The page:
Medically reviewed by Sophia Yen, MD, MPH – Written by Pandia Health Editorial Team
Hello fellow sexually active people!
Hope you are taking care of your health (mental, physical, sexual) and you’ve found a suitable partner for cuffing szn!
The holidays is one of the most popular times during the year for people to get friskaayyy if ya know what I mean ?
So, I want to make sure that you and your SO, casual hookup, and the people around you who you care about have as much info as possible about how to have safe and pleasurable sexual experiences!
Today’s edition is about CONDOMS. I’ve listed out basically everything you need to know about these thin pouches that keep sperm from getting into the vagina.
Before we get started, I’m going to go over how to put on and take off a condom:
1. Putting it on
Check to make sure the condom hasn’t expired as they’re more likely to break if they have. Tear one side of the wrapper off the condom but be careful not to tear the condom itself. Add some lube inside to help the condom roll onto the penis more easily. Leave half an inch of extra space at the tip of the condom by pinching out any extra air; it’ll help collect semen and will make it harder for the condom to break. Roll the condom to the base of the penis while smoothing out any air bubbles.
2. Taking it off
You/your partner should pull out immediately after climaxing while holding the base of the condom to avoid semen spilling out. Throw away the condom in the trash. And voila!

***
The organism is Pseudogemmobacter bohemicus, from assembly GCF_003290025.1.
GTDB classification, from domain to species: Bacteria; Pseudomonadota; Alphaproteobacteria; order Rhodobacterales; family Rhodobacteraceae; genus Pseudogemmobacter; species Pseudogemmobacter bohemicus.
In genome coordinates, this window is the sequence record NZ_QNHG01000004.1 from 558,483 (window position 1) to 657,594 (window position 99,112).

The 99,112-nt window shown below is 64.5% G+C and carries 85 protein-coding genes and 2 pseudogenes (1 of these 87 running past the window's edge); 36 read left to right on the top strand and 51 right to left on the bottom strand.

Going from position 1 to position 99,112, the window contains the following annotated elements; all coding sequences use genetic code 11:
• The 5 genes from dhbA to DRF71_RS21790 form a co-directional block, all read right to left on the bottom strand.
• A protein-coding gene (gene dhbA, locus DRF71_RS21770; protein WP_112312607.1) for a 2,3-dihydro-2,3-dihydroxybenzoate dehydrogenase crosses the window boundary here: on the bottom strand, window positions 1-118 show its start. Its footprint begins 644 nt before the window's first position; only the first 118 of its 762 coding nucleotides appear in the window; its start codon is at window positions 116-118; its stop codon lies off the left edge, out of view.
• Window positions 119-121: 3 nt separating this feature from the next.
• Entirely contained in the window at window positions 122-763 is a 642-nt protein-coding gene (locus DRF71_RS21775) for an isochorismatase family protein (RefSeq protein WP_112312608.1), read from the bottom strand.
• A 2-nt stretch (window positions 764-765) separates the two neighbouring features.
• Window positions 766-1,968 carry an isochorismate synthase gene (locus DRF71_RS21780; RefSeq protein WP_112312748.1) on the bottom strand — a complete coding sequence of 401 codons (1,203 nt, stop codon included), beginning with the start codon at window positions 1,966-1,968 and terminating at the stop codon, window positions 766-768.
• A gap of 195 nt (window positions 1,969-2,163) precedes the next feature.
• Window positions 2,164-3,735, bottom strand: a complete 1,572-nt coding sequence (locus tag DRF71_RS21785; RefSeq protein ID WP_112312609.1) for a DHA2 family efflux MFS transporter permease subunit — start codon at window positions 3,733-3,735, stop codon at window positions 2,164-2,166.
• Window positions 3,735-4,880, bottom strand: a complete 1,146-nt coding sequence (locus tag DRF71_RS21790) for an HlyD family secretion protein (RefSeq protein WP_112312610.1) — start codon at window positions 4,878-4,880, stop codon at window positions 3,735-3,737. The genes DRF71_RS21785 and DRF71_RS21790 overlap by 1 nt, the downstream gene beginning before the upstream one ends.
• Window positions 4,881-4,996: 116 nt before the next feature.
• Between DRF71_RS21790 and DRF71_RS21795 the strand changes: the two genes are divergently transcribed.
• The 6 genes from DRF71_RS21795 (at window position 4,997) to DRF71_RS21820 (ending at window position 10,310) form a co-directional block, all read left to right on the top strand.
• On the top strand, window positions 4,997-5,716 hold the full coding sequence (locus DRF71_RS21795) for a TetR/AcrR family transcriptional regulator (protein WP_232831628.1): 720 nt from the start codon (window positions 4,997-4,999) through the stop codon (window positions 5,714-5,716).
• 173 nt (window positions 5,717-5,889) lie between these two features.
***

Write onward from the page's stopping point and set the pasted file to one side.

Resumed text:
Now, to the nitty-gritty…
1. There are condoms for both people with penises and vaginas
A “male” condom is worn on the penis and is usually made of latex.
A “female” condom is inserted into the vagina and has a flexible ring at either end; the closed end goes into the vagina while the other end is open allowing the ring to sit outside the opening of the vagina
2. What NOT to do with condoms
- NEVER EVER reuse condoms!
For the love of whatever higher power you believe in, use a new condom for each time you have sex!
- Do NOT double up!
Using two condoms at the same time creates friction and makes it much more likely that the condom will break. One is enough, kiddos!
- NEVER use oil-based lubricants
For example mineral oil, petroleum jelly, olive oil, or baby oil. They can break down the rubber.
In case a condom seems dry, sticky, or stiff when it comes out of the package, just throw it away and use a newer one instead – Helpful tip to prevent this: store unused condoms in a cool, dry place.
- Do NOT use latex condoms if you’re allergic to latex!
Be sure to buy condoms that are made out of a different material! Don’t want any slip-ups!
3. Wear a condom even if you’re not having penetrative intercourse
While there’s no risk of pregnancy here, there is still a chance of contracting STDs if you don’t wear a condom. Especially if you’re engaging in oral sex. A barrier, like a dental dam, can decrease your risk of infection. They’re low-key hard-to-find though. So here’s a DIY fix: simply cut a condom and lay it flat to be used as a dental dam.
4. Check your size
Joke all you want, but there are different condom sizes for a reason. Check out a few different options at the drugstore to determine which size is best for you. If a condom is too small, it can create friction and break. If it’s too big, it can slip off.
Now, that you know more about condoms, there is no excuse for having unsafe sex! And, if you want to double up on protection, start taking your birth control by signing up for Pandia Health!
Join the Pandia community and never worry about pregnancy or STDs again!
The above information is for general informational purposes only and is NOT a substitute for professional medical advice. Always seek the advice of your doctor/primary care provider before starting or changing treatment.